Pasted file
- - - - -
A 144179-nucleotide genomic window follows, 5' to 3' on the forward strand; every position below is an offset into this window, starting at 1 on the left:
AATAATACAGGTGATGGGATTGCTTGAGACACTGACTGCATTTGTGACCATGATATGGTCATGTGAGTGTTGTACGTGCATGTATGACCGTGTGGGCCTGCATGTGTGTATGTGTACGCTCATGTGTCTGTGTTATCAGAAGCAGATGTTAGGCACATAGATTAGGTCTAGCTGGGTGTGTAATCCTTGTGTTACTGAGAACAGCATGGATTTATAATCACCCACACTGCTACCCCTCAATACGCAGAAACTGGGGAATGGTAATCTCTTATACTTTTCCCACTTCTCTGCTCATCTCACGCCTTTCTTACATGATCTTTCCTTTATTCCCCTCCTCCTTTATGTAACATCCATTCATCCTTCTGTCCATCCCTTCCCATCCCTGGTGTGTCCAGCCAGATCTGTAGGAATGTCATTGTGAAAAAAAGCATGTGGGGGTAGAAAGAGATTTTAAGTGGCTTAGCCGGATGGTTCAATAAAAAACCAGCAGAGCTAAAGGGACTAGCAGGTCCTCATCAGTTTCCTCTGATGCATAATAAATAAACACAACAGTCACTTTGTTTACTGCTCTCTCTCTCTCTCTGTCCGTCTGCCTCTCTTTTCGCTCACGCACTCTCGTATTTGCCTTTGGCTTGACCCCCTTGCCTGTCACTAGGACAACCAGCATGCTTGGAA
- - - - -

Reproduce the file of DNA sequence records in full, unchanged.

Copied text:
A 144179-nucleotide genomic window follows, 5' to 3' on the forward strand; every position below is an offset into this window, starting at 1 on the left:
AATAATACAGGTGATGGGATTGCTTGAGACACTGACTGCATTTGTGACCATGATATGGTCATGTGAGTGTTGTACGTGCATGTATGACCGTGTGGGCCTGCATGTGTGTATGTGTACGCTCATGTGTCTGTGTTATCAGAAGCAGATGTTAGGCACATAGATTAGGTCTAGCTGGGTGTGTAATCCTTGTGTTACTGAGAACAGCATGGATTTATAATCACCCACACTGCTACCCCTCAATACGCAGAAACTGGGGAATGGTAATCTCTTATACTTTTCCCACTTCTCTGCTCATCTCACGCCTTTCTTACATGATCTTTCCTTTATTCCCCTCCTCCTTTATGTAACATCCATTCATCCTTCTGTCCATCCCTTCCCATCCCTGGTGTGTCCAGCCAGATCTGTAGGAATGTCATTGTGAAAAAAAGCATGTGGGGGTAGAAAGAGATTTTAAGTGGCTTAGCCGGATGGTTCAATAAAAAACCAGCAGAGCTAAAGGGACTAGCAGGTCCTCATCAGTTTCCTCTGATGCATAATAAATAAACACAACAGTCACTTTGTTTACTGCTCTCTCTCTCTCTCTGTCCGTCTGCCTCTCTTTTCGCTCACGCACTCTCGTATTTGCCTTTGGCTTGACCCCCTTGCCTGTCACTAGGACAACCAGCATGCTTGGAA